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Officials: Afghan Soldier Guns Down Three US Soldiers

Authorities in eastern Afghanistan say that a member of Afghan Special Forces turned his gun at U.S. military personnel, killing three of them and wounding one other.

The incident happened Saturday in the volatile Achin district, in Nangarhar province, and the assailant was instantly gunned down by American soldiers, provincial government spokesman Attaullah Khogyani told VOA.

An American military spokesman contacted by VOA said U.S. military officials are “aware of an incident in eastern Afghanistan. We will release more information when appropriate.”

A Taliban spokesman instantly took credit for the latest so-called “insider attack,” saying the shooter was its member and had infiltrated Afghan forces’ ranks to carry out such an attack.

U.S. and Afghan commando forces are conducting counter-Islamic State operations in the rugged mountains of Achin, where loyalists of the Syria-based terrorist group has established bases.

Official confirmation

A senior official at the U.S. Embassy in Kabul confirms the killing of the three U.S. commandos and the wounding of one other in Nangarhar province.

A senior international diplomat in Afghanistan says authorities are looking into the possibility that the killings might be related to the earlier deaths of two Afghan policemen in what the U.S. called a “friendly fire incident” in Helmand province. The U.S. has apologized for that incident.

President Donald Trump was briefed on the deaths of the two U.S. commandos while at his golf club in Bedminster, New Jersey, for the weekend.

A spokesman said Deputy National Security Adviser Rick Waddell is keeping Trump up to date on Afghanistan and national security matters. The aide said Trump is being advised on the “emerging situation”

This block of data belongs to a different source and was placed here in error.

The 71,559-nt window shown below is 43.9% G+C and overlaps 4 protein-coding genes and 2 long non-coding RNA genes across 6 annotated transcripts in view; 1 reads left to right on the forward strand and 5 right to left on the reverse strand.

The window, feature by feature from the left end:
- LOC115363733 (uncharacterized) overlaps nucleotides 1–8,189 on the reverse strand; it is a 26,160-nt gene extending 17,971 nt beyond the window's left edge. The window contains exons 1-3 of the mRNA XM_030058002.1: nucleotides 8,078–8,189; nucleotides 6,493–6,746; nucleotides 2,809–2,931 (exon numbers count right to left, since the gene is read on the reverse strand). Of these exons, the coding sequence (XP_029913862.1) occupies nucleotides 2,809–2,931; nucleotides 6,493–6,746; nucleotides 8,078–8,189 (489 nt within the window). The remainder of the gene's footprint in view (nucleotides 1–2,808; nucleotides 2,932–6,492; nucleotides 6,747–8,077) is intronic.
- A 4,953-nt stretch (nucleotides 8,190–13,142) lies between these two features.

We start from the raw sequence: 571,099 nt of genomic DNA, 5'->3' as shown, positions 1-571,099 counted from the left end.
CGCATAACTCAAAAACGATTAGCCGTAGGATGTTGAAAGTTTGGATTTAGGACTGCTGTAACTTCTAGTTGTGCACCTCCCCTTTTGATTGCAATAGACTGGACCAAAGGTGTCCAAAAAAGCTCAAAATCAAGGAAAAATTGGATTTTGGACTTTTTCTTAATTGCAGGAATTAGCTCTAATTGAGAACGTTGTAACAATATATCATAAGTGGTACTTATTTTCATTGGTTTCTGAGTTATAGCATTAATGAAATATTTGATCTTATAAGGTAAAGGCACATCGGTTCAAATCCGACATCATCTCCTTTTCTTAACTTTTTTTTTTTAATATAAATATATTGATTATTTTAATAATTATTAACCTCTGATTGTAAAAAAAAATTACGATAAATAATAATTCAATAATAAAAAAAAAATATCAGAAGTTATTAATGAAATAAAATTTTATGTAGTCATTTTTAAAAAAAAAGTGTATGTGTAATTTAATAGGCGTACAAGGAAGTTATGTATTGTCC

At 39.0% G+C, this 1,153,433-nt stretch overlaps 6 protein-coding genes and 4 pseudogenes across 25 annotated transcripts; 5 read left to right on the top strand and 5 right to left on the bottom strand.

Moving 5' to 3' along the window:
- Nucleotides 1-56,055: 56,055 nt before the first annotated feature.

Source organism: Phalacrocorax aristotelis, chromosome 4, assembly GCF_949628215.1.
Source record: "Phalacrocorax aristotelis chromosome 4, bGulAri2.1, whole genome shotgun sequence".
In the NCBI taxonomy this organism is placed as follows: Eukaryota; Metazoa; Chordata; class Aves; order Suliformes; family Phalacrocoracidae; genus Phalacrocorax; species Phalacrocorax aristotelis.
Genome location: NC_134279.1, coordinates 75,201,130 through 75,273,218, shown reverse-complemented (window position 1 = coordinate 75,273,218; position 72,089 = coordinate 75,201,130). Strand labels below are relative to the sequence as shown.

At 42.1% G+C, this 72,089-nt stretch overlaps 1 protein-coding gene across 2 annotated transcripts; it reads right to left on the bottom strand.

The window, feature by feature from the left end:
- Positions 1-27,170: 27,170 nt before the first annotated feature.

Insider attacks have occurred  before in Afghanistan. In March, another Afghan soldier shot and wounded three U.S. soldiers in Helmand province before he was killed.

Afghan security force members killed

The insider attack in Nangarhar province happened hours after the U.S. military confirmed that overnight joint counter-Taliban operations in the embattled southern province of Helmand have killed and wounded members of Afghan security forces, but gave no casualty toll.

The confirmation followed local media reports that said airstrikes conducted late Friday in the insurgent-held Nad Ali district killed at least eight local forces and wounded many more. Some reports have put the number of dead Afghan personnel at about 20.

An investigation is underway to determine circumstances that led to the “unfortunate” incident,” said the American military’s public affairs office in Kabul.

“During an ANDSF [Afghan National Defense and Security Forces] and U.S. partnered operation, fires resulted in the deaths and injuries to members of the Afghan Border Police,” it noted.

The U.S. military would like to express its “deepest” condolences to the families of the victims, the statement said.

A spokesman for the Islamist insurgency claimed Afghan forces “dressed like Taliban” had taken up positions in the Loe Bagh area of the district to ambush Taliban insurgents when jet planes “bombed and killed tens of them.”

Helmand is Afghanistan’s largest province and most of it is under the control or influence of the Taliban.

Lashkar Gah

The district where Friday night’s airstrikes took place is located on the edge of Lashkar Gah, the provincial capital.

A group of roughly 300 U.S. Marines arrived in the embattled province in April to support struggling Afghan forces in their battle against the Taliban.

The Taliban has extended its control and influence to swathes of Afghanistan and intensified battlefield attacks across the country since launching its so-called yearly spring offensive in late April, killing scores of Afghan security forces.

The war-torn nation, and particularly its capital city of Kabul, has also witnessed an uptick in deadly suicide bombings in recent weeks, causing unprecedented civilian casualties.

VOA White House Correspondent Peter Heinlein and Wayne Lee contributed to this report.